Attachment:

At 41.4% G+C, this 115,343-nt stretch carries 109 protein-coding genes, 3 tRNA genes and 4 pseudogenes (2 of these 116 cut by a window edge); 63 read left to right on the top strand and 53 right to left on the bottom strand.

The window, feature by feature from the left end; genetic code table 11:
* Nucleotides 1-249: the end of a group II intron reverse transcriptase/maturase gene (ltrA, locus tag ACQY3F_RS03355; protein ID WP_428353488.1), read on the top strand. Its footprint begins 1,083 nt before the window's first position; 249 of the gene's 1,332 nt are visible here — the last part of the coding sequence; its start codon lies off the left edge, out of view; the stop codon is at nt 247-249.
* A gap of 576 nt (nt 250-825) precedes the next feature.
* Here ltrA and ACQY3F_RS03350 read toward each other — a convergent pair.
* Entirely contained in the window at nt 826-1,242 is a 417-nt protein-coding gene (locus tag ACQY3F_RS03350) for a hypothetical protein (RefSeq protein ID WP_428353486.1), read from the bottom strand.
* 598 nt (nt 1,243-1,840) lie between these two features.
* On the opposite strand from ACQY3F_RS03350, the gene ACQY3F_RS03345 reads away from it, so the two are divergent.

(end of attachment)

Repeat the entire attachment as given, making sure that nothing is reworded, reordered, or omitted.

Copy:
At 41.4% G+C, this 115,343-nt stretch carries 109 protein-coding genes, 3 tRNA genes and 4 pseudogenes (2 of these 116 cut by a window edge); 63 read left to right on the top strand and 53 right to left on the bottom strand.

The window, feature by feature from the left end; genetic code table 11:
* Nucleotides 1-249: the end of a group II intron reverse transcriptase/maturase gene (ltrA, locus tag ACQY3F_RS03355; protein ID WP_428353488.1), read on the top strand. Its footprint begins 1,083 nt before the window's first position; 249 of the gene's 1,332 nt are visible here — the last part of the coding sequence; its start codon lies off the left edge, out of view; the stop codon is at nt 247-249.
* A gap of 576 nt (nt 250-825) precedes the next feature.
* Here ltrA and ACQY3F_RS03350 read toward each other — a convergent pair.
* Entirely contained in the window at nt 826-1,242 is a 417-nt protein-coding gene (locus tag ACQY3F_RS03350) for a hypothetical protein (RefSeq protein ID WP_428353486.1), read from the bottom strand.
* 598 nt (nt 1,243-1,840) lie between these two features.
* On the opposite strand from ACQY3F_RS03350, the gene ACQY3F_RS03345 reads away from it, so the two are divergent.